- Suzanne Black
- 21 August 2008
This article is from 2008.
Jamaican voice aching to be heard
In a famous sketch by Bill Hicks, the great comedian is stumped by the question, ‘What are you reading for?’ The enquiry – and its correlative, ‘What are you writing for?’ – are deceptively simple.
For Kei Miller, the Jamaican-born poet, novelist and teacher of creative writing at the University of Glasgow, the question is disconcerting. ‘What made me decide to write The Same Earth?’ he asks incredulously from his home in Glasgow. ‘That gives it such an overwhelming sense of import.’
He thinks for a moment before continuing. ‘I’m always interested in telling stories,’ he says. ‘The hardest thing for me is to find the shape of the story.’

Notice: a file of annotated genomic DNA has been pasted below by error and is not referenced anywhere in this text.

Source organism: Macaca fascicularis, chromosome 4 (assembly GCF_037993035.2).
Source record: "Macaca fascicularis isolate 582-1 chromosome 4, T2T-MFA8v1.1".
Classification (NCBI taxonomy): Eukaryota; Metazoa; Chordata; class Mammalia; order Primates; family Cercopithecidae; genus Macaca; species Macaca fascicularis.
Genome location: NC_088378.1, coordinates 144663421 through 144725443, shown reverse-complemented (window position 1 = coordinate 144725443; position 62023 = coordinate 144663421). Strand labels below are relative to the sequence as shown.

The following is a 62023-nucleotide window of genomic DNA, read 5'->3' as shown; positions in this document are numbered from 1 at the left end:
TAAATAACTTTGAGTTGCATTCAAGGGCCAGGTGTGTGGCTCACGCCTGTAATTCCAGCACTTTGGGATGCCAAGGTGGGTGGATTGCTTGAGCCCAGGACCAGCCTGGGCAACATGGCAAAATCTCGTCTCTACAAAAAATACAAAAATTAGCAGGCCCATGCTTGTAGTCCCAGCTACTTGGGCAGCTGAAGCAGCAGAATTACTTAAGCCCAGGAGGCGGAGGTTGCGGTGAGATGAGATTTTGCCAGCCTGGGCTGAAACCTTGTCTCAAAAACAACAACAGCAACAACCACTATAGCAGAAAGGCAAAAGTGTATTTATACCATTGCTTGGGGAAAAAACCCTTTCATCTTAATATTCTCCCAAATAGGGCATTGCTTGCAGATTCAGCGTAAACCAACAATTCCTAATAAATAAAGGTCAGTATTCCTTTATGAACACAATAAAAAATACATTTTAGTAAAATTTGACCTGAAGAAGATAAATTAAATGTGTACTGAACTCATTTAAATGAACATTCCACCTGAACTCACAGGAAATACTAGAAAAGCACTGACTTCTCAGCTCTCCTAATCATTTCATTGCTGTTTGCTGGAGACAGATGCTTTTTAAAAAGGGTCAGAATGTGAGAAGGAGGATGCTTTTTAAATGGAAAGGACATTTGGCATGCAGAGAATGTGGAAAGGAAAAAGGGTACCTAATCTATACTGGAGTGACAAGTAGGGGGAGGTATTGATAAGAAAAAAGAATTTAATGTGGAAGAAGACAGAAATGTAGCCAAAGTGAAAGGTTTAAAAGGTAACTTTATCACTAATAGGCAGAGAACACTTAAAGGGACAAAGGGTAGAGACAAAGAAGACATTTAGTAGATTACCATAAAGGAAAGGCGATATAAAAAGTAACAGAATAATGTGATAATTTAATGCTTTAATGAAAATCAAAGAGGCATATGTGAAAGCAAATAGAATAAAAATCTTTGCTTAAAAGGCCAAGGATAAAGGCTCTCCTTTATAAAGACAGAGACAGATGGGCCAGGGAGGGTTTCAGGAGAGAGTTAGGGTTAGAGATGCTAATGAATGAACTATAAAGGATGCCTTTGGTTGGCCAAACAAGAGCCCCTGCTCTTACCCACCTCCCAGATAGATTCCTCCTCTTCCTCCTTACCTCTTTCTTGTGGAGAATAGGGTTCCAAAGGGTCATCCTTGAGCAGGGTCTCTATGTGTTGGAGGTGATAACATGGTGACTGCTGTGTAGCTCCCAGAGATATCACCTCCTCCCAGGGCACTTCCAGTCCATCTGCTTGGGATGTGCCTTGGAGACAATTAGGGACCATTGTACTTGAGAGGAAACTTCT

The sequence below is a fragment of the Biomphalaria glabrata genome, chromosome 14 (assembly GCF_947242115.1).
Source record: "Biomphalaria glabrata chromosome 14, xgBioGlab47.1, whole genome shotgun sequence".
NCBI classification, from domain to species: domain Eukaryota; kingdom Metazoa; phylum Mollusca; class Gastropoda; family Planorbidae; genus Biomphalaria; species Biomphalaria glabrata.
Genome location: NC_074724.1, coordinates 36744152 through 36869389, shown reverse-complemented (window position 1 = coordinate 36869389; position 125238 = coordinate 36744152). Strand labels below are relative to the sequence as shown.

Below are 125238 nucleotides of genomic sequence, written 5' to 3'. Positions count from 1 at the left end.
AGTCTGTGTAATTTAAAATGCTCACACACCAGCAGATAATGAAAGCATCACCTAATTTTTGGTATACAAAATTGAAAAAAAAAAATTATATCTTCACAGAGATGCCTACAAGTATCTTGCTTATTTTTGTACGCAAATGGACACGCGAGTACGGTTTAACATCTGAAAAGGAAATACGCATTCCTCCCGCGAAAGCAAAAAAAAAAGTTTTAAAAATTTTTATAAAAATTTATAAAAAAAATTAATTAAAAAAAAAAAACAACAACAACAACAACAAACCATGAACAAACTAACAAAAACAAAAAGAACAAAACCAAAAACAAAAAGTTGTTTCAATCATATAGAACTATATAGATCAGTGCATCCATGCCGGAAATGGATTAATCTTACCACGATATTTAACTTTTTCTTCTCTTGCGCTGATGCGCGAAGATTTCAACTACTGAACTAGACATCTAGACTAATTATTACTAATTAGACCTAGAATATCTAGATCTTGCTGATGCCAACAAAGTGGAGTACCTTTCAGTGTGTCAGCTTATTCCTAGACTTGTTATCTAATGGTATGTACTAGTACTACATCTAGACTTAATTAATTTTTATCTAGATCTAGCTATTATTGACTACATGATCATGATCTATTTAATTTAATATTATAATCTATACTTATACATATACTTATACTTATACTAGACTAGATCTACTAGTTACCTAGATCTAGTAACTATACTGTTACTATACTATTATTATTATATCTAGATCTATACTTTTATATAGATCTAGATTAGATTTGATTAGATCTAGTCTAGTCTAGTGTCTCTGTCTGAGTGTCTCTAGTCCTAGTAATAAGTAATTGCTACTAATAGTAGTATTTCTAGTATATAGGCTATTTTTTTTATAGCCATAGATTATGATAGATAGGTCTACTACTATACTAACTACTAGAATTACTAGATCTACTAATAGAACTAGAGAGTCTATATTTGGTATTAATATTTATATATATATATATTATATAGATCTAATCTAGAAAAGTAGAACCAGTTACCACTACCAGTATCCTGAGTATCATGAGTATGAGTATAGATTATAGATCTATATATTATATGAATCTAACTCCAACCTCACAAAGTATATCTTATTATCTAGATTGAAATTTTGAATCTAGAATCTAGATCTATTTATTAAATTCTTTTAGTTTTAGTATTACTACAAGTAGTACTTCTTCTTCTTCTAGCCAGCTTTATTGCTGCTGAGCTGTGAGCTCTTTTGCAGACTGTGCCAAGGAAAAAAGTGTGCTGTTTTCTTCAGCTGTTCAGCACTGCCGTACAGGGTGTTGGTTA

The story in question is a collage of homely tales spun around the fictional Jamaican village of Watersgate with interspersed forays into England. The plots follow the inhabitants and village itself through events both petty and momentous over 40 years. A non-chronological structure and hints of ‘something more serious happening underneath all that charm’ avoid the tweeness trap.
If not why, then who does Miller write for? ‘I’m certainly not writing for myself,’ he says. ‘If you’re interested in telling stories you’re interested in telling it to someone.’
When that ‘someone’ becomes a live book festival audience the nerves can kick in. Not so for Miller, who claims his writing is ‘almost uncomfortable on the page in that it’s trying to pronounce itself . . . What is on the page and waiting to come off is kind of exciting to me. I actually really like readings.’
Surely that’s the only reason you need.
Kei Miller and Roma Tearne, Sat 23 Aug, 11am, £9 (£7).